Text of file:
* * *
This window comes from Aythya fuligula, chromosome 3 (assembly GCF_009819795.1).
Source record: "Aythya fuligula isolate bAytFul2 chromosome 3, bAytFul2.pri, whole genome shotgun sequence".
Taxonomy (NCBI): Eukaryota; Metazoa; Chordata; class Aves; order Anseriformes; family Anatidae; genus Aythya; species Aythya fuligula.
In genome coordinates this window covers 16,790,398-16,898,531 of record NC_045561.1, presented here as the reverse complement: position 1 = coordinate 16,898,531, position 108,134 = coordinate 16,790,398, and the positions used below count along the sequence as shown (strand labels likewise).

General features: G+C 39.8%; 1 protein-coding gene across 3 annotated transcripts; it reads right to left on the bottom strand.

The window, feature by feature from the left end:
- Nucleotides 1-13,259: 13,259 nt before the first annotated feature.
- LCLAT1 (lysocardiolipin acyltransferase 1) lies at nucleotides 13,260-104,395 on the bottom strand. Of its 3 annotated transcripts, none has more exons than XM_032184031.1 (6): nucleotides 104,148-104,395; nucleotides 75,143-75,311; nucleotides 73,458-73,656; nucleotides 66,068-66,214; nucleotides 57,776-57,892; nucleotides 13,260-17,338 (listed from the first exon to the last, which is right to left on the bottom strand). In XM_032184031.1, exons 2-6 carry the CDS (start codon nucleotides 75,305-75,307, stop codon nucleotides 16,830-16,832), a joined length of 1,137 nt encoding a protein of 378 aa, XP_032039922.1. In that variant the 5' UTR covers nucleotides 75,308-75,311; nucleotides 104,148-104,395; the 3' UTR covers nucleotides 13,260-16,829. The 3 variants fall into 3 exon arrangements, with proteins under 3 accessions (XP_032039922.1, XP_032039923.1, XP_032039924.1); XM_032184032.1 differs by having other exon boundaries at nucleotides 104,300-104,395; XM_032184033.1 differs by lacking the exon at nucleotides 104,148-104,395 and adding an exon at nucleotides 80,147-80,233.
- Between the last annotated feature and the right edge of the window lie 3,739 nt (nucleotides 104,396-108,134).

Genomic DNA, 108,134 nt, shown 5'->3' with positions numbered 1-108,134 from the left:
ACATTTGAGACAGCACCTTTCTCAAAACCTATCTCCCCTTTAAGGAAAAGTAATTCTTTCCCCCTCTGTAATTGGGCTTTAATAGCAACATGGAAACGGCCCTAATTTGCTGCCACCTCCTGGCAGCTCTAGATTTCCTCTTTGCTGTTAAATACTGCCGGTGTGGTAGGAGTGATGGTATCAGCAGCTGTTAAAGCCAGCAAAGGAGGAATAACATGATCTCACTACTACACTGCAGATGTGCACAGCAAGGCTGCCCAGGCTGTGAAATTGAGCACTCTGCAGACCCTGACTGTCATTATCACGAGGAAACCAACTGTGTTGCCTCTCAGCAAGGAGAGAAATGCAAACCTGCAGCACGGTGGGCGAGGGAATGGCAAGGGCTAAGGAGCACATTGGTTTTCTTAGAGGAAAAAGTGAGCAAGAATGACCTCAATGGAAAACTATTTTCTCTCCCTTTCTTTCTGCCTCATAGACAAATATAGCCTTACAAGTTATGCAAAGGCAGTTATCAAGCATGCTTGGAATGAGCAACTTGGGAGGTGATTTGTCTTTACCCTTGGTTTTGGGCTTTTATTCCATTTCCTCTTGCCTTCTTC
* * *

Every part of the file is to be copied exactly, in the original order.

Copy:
This window comes from Aythya fuligula, chromosome 3 (assembly GCF_009819795.1).
Source record: "Aythya fuligula isolate bAytFul2 chromosome 3, bAytFul2.pri, whole genome shotgun sequence".
Taxonomy (NCBI): Eukaryota; Metazoa; Chordata; class Aves; order Anseriformes; family Anatidae; genus Aythya; species Aythya fuligula.
In genome coordinates this window covers 16,790,398-16,898,531 of record NC_045561.1, presented here as the reverse complement: position 1 = coordinate 16,898,531, position 108,134 = coordinate 16,790,398, and the positions used below count along the sequence as shown (strand labels likewise).

General features: G+C 39.8%; 1 protein-coding gene across 3 annotated transcripts; it reads right to left on the bottom strand.

The window, feature by feature from the left end:
- Nucleotides 1-13,259: 13,259 nt before the first annotated feature.
- LCLAT1 (lysocardiolipin acyltransferase 1) lies at nucleotides 13,260-104,395 on the bottom strand. Of its 3 annotated transcripts, none has more exons than XM_032184031.1 (6): nucleotides 104,148-104,395; nucleotides 75,143-75,311; nucleotides 73,458-73,656; nucleotides 66,068-66,214; nucleotides 57,776-57,892; nucleotides 13,260-17,338 (listed from the first exon to the last, which is right to left on the bottom strand). In XM_032184031.1, exons 2-6 carry the CDS (start codon nucleotides 75,305-75,307, stop codon nucleotides 16,830-16,832), a joined length of 1,137 nt encoding a protein of 378 aa, XP_032039922.1. In that variant the 5' UTR covers nucleotides 75,308-75,311; nucleotides 104,148-104,395; the 3' UTR covers nucleotides 13,260-16,829. The 3 variants fall into 3 exon arrangements, with proteins under 3 accessions (XP_032039922.1, XP_032039923.1, XP_032039924.1); XM_032184032.1 differs by having other exon boundaries at nucleotides 104,300-104,395; XM_032184033.1 differs by lacking the exon at nucleotides 104,148-104,395 and adding an exon at nucleotides 80,147-80,233.
- Between the last annotated feature and the right edge of the window lie 3,739 nt (nucleotides 104,396-108,134).

Genomic DNA, 108,134 nt, shown 5'->3' with positions numbered 1-108,134 from the left:
ACATTTGAGACAGCACCTTTCTCAAAACCTATCTCCCCTTTAAGGAAAAGTAATTCTTTCCCCCTCTGTAATTGGGCTTTAATAGCAACATGGAAACGGCCCTAATTTGCTGCCACCTCCTGGCAGCTCTAGATTTCCTCTTTGCTGTTAAATACTGCCGGTGTGGTAGGAGTGATGGTATCAGCAGCTGTTAAAGCCAGCAAAGGAGGAATAACATGATCTCACTACTACACTGCAGATGTGCACAGCAAGGCTGCCCAGGCTGTGAAATTGAGCACTCTGCAGACCCTGACTGTCATTATCACGAGGAAACCAACTGTGTTGCCTCTCAGCAAGGAGAGAAATGCAAACCTGCAGCACGGTGGGCGAGGGAATGGCAAGGGCTAAGGAGCACATTGGTTTTCTTAGAGGAAAAAGTGAGCAAGAATGACCTCAATGGAAAACTATTTTCTCTCCCTTTCTTTCTGCCTCATAGACAAATATAGCCTTACAAGTTATGCAAAGGCAGTTATCAAGCATGCTTGGAATGAGCAACTTGGGAGGTGATTTGTCTTTACCCTTGGTTTTGGGCTTTTATTCCATTTCCTCTTGCCTTCTTC